Sage Advice: Granddaughter's Larceny Creates Family Chaos

By Amy Dickinson | October 10th, 2018

Is this a secret worth keeping?


Dear Amy: I have two granddaughters; 11 and 14. We have a vacation home, and they come to stay for a week or two every summer.

While they were visiting this year, I noticed both girls trying on old clothes and jewelry from a closet. One granddaughter asked me if she could keep a gemstone pendant that she had found. It had belonged to my mother, and I was not ready to part with it. She seemed disappointed, but said she would put it back.

I didn’t think anything of it until after they left. When I went to go look for the pendant, I was unable to find it.

I emailed my son and asked if he knew if the girls had taken it. He said he didn’t think they would do something like that, and that I had probably just misplaced it.

A few weeks later, I received an envelope in the mail with the pendant inside. Inside was a note from my daughter-in-law, saying she had found it in the girls’ room, and was very sorry for what they had done. She asked that I not say anything to my son about it, for fear he would overreact, and that she would handle it.

My son has asked me several more times about the pendant, and keeps saying that it’s my fault for losing it, that I’m forgetful and absent-minded, and that I shouldn’t have accused his daughters. I have not said anything, and just keep saying that I hope it will turn up.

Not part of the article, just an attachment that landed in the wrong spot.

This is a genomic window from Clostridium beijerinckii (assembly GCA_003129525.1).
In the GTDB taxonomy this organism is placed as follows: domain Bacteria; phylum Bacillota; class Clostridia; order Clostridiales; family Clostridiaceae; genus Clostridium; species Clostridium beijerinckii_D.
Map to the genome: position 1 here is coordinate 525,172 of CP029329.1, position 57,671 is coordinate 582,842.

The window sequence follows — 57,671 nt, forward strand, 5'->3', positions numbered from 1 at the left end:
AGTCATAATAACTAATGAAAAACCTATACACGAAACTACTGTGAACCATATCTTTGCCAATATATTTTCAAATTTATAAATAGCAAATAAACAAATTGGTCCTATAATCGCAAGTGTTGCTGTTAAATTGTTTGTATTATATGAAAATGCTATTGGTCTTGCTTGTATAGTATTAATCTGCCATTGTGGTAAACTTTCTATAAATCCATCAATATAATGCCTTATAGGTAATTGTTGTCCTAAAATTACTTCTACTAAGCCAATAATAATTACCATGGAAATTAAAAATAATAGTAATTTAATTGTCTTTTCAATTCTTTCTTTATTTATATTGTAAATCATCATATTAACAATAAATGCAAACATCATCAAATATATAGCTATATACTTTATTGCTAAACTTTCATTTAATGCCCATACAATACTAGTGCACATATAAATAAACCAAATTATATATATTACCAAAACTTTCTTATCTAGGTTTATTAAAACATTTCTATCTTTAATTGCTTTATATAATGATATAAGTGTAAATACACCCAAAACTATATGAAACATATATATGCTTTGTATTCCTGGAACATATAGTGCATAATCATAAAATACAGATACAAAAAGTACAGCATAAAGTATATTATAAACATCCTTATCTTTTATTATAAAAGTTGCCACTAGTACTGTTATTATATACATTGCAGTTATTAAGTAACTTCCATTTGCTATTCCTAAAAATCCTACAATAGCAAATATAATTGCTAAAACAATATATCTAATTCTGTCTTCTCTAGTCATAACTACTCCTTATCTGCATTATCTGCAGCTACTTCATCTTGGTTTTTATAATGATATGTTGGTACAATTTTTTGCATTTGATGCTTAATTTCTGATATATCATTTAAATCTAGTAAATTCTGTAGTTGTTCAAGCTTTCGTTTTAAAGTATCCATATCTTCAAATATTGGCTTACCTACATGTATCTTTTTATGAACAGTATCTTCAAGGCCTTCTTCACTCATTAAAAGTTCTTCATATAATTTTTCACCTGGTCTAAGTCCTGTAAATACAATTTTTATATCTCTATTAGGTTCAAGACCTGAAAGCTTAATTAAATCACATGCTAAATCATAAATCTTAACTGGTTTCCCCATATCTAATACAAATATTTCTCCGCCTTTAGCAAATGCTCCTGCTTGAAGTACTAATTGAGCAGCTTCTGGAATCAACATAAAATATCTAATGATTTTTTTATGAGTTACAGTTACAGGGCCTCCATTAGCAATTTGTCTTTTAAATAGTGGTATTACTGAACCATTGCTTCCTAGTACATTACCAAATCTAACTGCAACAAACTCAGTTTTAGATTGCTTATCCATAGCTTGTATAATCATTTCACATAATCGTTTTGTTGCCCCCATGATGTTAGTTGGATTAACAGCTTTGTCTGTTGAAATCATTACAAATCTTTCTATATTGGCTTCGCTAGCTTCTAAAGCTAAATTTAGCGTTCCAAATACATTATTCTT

I do not like lying like this, but I also don’t like being accused of being absent-minded when I am not. What do you suggest?

– Gammy

Dear Gammy: Your son’s behavior toward you is evidence, perhaps, of how he overreacts, and why his wife is so careful around him. Why is he berating you? Is it possible that he is also blaming and criticizing you to his daughters – placing all of you in a terrible position? He seems to be using this episode to bully you.

The first time he asked you about the pendant (after its return), you could very easily have said, “Oh, it turned up. I’m wearing it right now, in fact!”

Your daughter-in-law did the right thing in returning this to you, but she should not have asked you to keep a secret from your son. She said she would handle this, but evidently she has not. It’s also not obvious that she has held her daughters accountable for their larceny.

You should let your daughter-in-law know that your son keeps inquiring about the pendant. Tell her that the next time he asks about it, you’ll tell him the truth. Ask her and the girls to come clean to him. They did a bad thing. It has been rectified. Keeping this a secret draws out the drama. I assume you have fully forgiven them. It’s time to move on.

In the tradition of the great personal advice columnists, Chicago Tribune’s Amy Dickinson is a plainspoken straight shooter who relates to readers of all ages. She answers personal questions by addressing issues from both her head and her heart. A solid reporter, Dickinson researches her topics to provide readers with informed opinions and answers. Ask Amy, P.O. Box 194, Freeville, NY 13068

© 2018 by Amy Dickinson

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